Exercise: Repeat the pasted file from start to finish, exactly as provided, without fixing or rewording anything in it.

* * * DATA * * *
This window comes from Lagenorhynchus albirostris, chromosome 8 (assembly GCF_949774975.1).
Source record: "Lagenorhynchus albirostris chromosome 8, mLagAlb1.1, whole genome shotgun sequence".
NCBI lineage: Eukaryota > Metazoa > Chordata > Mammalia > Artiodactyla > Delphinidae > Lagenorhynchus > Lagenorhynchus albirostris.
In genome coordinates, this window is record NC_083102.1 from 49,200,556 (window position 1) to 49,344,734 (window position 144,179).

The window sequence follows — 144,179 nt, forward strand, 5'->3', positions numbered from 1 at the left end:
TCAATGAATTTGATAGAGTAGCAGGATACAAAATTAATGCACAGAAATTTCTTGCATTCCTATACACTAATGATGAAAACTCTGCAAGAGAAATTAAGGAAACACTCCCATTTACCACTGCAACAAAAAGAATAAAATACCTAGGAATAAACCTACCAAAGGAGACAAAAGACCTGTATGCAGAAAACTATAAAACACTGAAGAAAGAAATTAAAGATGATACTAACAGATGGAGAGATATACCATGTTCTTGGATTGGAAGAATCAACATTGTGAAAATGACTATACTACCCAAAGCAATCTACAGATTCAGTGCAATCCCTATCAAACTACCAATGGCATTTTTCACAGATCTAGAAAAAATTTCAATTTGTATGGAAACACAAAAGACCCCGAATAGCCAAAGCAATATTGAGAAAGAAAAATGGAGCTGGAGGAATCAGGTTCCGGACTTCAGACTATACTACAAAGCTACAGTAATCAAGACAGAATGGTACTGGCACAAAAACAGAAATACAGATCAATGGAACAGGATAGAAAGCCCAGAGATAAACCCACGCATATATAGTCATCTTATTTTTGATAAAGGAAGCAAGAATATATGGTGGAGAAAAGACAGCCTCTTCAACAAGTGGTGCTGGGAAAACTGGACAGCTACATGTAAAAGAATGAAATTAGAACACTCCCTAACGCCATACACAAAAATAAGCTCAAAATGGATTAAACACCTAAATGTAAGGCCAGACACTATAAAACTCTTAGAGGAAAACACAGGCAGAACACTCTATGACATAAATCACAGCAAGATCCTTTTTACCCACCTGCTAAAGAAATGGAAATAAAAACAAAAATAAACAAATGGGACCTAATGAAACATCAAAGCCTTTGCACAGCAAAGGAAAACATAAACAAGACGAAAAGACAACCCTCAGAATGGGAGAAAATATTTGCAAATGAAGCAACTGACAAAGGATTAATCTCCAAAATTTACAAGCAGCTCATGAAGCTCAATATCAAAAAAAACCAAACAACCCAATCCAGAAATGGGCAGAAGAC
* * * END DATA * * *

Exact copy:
This window comes from Lagenorhynchus albirostris, chromosome 8 (assembly GCF_949774975.1).
Source record: "Lagenorhynchus albirostris chromosome 8, mLagAlb1.1, whole genome shotgun sequence".
NCBI lineage: Eukaryota > Metazoa > Chordata > Mammalia > Artiodactyla > Delphinidae > Lagenorhynchus > Lagenorhynchus albirostris.
In genome coordinates, this window is record NC_083102.1 from 49,200,556 (window position 1) to 49,344,734 (window position 144,179).

The window sequence follows — 144,179 nt, forward strand, 5'->3', positions numbered from 1 at the left end:
TCAATGAATTTGATAGAGTAGCAGGATACAAAATTAATGCACAGAAATTTCTTGCATTCCTATACACTAATGATGAAAACTCTGCAAGAGAAATTAAGGAAACACTCCCATTTACCACTGCAACAAAAAGAATAAAATACCTAGGAATAAACCTACCAAAGGAGACAAAAGACCTGTATGCAGAAAACTATAAAACACTGAAGAAAGAAATTAAAGATGATACTAACAGATGGAGAGATATACCATGTTCTTGGATTGGAAGAATCAACATTGTGAAAATGACTATACTACCCAAAGCAATCTACAGATTCAGTGCAATCCCTATCAAACTACCAATGGCATTTTTCACAGATCTAGAAAAAATTTCAATTTGTATGGAAACACAAAAGACCCCGAATAGCCAAAGCAATATTGAGAAAGAAAAATGGAGCTGGAGGAATCAGGTTCCGGACTTCAGACTATACTACAAAGCTACAGTAATCAAGACAGAATGGTACTGGCACAAAAACAGAAATACAGATCAATGGAACAGGATAGAAAGCCCAGAGATAAACCCACGCATATATAGTCATCTTATTTTTGATAAAGGAAGCAAGAATATATGGTGGAGAAAAGACAGCCTCTTCAACAAGTGGTGCTGGGAAAACTGGACAGCTACATGTAAAAGAATGAAATTAGAACACTCCCTAACGCCATACACAAAAATAAGCTCAAAATGGATTAAACACCTAAATGTAAGGCCAGACACTATAAAACTCTTAGAGGAAAACACAGGCAGAACACTCTATGACATAAATCACAGCAAGATCCTTTTTACCCACCTGCTAAAGAAATGGAAATAAAAACAAAAATAAACAAATGGGACCTAATGAAACATCAAAGCCTTTGCACAGCAAAGGAAAACATAAACAAGACGAAAAGACAACCCTCAGAATGGGAGAAAATATTTGCAAATGAAGCAACTGACAAAGGATTAATCTCCAAAATTTACAAGCAGCTCATGAAGCTCAATATCAAAAAAAACCAAACAACCCAATCCAGAAATGGGCAGAAGAC